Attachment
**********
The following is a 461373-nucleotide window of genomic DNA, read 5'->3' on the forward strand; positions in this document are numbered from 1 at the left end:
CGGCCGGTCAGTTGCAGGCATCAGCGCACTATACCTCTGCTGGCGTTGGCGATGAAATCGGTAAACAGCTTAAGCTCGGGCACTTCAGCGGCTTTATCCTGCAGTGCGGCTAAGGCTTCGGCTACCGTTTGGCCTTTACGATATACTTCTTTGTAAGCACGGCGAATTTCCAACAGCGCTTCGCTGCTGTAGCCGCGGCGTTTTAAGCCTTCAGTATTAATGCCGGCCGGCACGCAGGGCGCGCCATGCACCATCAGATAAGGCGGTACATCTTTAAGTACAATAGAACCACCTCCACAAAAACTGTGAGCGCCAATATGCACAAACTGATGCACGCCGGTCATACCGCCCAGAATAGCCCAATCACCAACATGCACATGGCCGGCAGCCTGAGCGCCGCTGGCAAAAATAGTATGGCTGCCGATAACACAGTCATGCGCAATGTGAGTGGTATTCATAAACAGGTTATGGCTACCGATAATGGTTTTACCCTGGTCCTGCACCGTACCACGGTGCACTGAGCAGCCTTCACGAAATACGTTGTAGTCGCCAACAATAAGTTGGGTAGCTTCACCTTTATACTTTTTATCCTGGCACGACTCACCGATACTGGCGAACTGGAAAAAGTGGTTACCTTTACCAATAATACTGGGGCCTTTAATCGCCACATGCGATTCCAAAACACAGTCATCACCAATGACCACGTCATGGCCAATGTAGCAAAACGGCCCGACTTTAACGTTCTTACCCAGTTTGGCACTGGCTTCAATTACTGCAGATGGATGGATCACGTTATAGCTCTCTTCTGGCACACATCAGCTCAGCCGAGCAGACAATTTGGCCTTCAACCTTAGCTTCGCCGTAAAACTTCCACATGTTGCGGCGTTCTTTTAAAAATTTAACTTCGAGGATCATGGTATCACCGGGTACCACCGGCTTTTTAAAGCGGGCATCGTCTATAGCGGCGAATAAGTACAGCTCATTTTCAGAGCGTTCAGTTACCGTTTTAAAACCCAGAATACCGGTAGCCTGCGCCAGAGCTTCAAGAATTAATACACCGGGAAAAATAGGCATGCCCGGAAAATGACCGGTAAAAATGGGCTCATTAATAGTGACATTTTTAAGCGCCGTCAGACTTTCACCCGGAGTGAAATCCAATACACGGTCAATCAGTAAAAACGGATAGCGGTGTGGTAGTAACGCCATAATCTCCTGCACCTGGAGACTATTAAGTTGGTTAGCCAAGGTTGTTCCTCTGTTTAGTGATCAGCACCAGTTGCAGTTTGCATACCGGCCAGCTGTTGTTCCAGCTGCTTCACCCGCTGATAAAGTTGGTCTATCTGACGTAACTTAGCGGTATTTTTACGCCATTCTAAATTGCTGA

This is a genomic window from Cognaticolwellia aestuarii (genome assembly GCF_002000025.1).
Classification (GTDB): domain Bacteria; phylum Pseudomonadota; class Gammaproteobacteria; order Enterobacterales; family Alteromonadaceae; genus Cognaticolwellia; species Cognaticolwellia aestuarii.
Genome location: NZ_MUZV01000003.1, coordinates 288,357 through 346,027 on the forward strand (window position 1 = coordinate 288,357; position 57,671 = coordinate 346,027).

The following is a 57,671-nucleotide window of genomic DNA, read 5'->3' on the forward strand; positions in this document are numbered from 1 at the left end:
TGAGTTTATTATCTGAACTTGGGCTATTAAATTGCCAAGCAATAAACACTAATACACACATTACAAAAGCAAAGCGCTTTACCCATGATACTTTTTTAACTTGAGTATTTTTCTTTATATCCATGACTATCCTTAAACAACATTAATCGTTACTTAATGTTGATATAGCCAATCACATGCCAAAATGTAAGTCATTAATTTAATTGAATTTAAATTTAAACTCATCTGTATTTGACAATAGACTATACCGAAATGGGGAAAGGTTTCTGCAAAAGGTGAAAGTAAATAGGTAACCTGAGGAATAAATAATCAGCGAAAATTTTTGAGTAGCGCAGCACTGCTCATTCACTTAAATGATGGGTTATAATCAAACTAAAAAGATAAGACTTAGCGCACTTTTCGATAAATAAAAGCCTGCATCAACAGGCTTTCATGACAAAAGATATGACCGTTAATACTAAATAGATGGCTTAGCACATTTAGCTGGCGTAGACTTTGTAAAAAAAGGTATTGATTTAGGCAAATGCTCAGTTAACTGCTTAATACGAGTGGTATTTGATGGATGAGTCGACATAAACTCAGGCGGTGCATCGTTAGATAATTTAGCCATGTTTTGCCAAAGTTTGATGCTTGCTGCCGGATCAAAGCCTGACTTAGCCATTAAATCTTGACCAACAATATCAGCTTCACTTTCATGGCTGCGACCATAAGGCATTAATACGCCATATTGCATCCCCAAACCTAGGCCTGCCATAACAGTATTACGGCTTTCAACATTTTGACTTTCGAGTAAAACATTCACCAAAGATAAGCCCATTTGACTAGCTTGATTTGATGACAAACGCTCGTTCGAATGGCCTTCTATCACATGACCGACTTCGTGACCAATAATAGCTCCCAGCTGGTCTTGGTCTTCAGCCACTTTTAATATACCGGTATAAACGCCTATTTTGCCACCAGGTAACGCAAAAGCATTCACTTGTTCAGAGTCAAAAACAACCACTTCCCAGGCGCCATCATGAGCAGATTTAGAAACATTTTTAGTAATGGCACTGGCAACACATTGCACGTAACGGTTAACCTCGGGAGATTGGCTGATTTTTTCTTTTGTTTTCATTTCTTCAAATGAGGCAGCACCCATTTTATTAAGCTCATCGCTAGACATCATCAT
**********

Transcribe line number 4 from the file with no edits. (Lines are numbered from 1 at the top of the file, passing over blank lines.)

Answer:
Classification (GTDB): domain Bacteria; phylum Pseudomonadota; class Gammaproteobacteria; order Enterobacterales; family Alteromonadaceae; genus Cognaticolwellia; species Cognaticolwellia aestuarii.